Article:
I wasn't sure if it was because of the five hours' sleep I got last night or the surreal feeling I had riding the subway to work at 6:30 p.m. -- me heading into the office while just about everyone else in the car was heading home -- but I sat down at my desk and looked at the "America: The Book" daily calendar on my desk.
OCTOBER 06 it read in the upper right-hand corner. TUESDAY it said in the lower right.
I stared at it for a good 20, 30 seconds. I tried to remember what day it was on my own, thinking back to the schedule of the Mets-Dodgers National League Division Series. Didn't they play on Wednesday and Thursday? I thought. Today's Friday, isn't it? Finally, I picked up the calendar to flip the page, thinking I'd somehow neglected to turn it in three days, even though I was sure I had last night -- actually, 4:30 a.m. today -- before heading home. "Saturday," it said. Phew.
But here I am, hoping for a smooth, even quick night at the office. The walk down 15th Street was strange in the twilight, the flag atop the building spotlighted as I'd remembered it back in February when I first came here. Earlier, on the bus, we'd waited on the ramp into Port Authority because of the usual evening congestion and I gazed out the window at 9th Avenue below us, the river of red tail lights seeming brighter, clearer crisper on this cold autumn evening.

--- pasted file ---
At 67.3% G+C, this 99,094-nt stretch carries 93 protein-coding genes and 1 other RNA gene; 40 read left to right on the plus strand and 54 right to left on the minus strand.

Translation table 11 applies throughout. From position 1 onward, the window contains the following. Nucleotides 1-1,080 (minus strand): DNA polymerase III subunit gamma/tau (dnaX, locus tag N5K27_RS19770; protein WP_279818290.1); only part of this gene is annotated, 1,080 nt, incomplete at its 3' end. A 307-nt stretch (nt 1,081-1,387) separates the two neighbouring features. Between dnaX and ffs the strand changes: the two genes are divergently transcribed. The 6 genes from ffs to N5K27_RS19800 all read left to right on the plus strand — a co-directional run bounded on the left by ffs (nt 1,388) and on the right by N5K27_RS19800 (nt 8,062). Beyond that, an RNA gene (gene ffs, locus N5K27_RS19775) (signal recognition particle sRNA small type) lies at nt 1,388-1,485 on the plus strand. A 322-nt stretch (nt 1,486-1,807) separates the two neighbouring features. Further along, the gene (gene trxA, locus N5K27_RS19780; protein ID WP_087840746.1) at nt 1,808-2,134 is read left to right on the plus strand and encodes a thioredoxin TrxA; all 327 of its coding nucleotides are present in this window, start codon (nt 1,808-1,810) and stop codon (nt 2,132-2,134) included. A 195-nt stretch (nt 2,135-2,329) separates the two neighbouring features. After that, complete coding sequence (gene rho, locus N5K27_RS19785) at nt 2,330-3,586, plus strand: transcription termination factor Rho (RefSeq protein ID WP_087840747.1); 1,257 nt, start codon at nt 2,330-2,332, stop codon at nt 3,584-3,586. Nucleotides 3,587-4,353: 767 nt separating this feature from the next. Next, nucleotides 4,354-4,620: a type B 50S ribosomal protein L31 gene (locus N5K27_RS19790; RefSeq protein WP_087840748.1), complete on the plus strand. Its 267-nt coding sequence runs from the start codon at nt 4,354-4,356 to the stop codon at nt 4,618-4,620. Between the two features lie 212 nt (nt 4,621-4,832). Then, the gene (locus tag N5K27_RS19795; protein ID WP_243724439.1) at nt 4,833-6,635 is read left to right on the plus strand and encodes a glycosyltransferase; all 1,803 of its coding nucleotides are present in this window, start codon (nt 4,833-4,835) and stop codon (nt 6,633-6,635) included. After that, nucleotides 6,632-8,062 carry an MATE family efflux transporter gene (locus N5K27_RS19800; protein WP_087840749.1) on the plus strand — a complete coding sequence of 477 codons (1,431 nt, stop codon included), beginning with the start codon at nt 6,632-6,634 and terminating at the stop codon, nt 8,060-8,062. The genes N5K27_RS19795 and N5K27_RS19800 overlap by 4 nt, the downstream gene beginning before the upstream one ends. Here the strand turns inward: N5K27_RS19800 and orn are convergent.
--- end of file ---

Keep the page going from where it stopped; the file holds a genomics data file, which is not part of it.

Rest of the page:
Walking to work in the winter won't be as fun as it has been this summer -- even on those stupidly hot days -- because of the decrease in gawkers. It's guaranteed in New York that if you're walking behind a good-looking woman, at least two-thirds of the men who pass you heading the other way will check her out. you can spot them as they approach, casting sideways glances without her noticing. If you're far enough behind her, you can catch them getting a look at her from behind, too.
And I won't see the pair of commuters -- car-poolers, or, more accurately, bike-poolers -- that I saw yesterday on 9th Avenue. As I stood on the corner waiting to cross, a gray-haired man in a suit rode his bike down the middle of the avenue, his backpack wrapped around the front, between his arms and the handlebars.
Only, it wasn't a backpack. It was a harness, a harness holding a dachsund, a dachsund staring intently ahead, enjoying the wind in his face, his front paws dangling from the openings in the harness.
That's a sight that will bring a smile every time.
Lou Gehrig in Asbury Park
4 years ago